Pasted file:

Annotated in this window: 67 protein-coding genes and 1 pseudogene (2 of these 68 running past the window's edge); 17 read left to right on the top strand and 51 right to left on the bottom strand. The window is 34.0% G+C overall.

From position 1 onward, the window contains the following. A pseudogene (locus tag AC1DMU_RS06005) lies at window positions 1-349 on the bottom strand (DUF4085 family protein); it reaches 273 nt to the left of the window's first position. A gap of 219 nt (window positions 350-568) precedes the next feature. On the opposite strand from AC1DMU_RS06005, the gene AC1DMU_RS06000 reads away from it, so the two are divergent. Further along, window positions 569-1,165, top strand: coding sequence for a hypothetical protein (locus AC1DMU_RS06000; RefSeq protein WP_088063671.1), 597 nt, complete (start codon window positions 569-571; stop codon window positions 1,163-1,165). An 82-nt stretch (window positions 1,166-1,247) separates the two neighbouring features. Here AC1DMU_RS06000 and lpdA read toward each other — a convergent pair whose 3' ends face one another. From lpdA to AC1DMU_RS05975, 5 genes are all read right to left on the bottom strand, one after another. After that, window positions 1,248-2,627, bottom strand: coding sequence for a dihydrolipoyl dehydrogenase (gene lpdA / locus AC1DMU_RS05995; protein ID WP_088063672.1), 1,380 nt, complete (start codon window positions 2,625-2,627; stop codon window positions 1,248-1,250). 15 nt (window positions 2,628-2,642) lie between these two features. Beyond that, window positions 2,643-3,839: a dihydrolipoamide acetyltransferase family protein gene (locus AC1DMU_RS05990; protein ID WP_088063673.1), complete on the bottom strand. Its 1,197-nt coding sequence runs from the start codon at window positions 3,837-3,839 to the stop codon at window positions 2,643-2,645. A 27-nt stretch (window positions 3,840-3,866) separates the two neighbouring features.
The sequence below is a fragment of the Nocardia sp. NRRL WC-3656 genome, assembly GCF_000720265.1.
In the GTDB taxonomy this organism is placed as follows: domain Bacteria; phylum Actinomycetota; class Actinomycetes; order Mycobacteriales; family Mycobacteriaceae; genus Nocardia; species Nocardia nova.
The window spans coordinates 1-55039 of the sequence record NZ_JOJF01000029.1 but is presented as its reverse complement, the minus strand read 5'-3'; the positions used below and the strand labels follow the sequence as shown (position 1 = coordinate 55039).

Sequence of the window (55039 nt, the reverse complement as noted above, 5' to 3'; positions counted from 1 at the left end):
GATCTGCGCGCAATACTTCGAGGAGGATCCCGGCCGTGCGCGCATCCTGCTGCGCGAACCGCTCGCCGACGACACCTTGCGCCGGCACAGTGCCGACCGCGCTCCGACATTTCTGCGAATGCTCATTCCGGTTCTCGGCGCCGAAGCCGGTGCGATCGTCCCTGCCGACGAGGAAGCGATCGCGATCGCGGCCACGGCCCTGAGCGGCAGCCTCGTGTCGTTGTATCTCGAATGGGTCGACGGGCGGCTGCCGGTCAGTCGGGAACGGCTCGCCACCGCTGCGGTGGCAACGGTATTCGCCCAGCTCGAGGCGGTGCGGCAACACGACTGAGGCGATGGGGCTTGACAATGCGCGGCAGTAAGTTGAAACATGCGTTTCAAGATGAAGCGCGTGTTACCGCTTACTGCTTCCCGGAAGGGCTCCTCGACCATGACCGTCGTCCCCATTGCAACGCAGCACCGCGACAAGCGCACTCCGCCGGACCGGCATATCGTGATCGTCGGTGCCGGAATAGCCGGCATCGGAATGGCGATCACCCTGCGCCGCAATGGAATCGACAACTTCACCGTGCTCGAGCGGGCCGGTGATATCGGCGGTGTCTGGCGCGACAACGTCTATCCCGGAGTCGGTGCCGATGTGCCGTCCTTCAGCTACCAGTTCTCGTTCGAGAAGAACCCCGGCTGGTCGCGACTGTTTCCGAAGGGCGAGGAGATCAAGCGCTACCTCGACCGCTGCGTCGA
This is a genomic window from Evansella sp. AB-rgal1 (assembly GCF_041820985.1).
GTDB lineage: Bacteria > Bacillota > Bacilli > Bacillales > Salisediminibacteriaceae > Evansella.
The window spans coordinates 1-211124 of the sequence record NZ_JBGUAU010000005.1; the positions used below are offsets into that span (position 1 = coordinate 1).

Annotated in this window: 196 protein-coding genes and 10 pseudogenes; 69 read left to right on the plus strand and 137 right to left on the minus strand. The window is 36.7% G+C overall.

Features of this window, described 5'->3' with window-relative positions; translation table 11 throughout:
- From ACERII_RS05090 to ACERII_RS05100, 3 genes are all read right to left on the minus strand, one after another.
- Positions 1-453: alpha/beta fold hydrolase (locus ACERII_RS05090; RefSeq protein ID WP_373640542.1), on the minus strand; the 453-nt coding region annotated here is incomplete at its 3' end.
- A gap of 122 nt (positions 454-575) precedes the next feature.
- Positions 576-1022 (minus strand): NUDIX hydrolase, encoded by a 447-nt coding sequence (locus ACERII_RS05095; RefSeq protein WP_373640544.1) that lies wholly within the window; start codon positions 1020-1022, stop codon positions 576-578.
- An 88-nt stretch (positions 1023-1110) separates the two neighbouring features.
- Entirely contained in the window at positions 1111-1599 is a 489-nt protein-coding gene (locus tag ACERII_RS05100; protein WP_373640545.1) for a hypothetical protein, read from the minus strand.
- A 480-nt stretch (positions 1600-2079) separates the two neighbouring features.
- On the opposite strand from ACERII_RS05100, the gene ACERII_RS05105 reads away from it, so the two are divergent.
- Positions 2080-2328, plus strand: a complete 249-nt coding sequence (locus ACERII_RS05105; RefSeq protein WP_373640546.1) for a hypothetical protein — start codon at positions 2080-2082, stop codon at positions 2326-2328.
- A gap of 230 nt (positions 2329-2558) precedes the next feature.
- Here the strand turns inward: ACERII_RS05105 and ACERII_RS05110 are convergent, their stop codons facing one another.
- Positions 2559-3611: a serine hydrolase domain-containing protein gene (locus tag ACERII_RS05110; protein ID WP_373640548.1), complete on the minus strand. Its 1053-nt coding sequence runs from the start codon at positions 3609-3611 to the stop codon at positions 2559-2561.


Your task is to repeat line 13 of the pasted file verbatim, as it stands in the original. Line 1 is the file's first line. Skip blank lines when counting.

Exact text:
- From ACERII_RS05090 to ACERII_RS05100, 3 genes are all read right to left on the minus strand, one after another.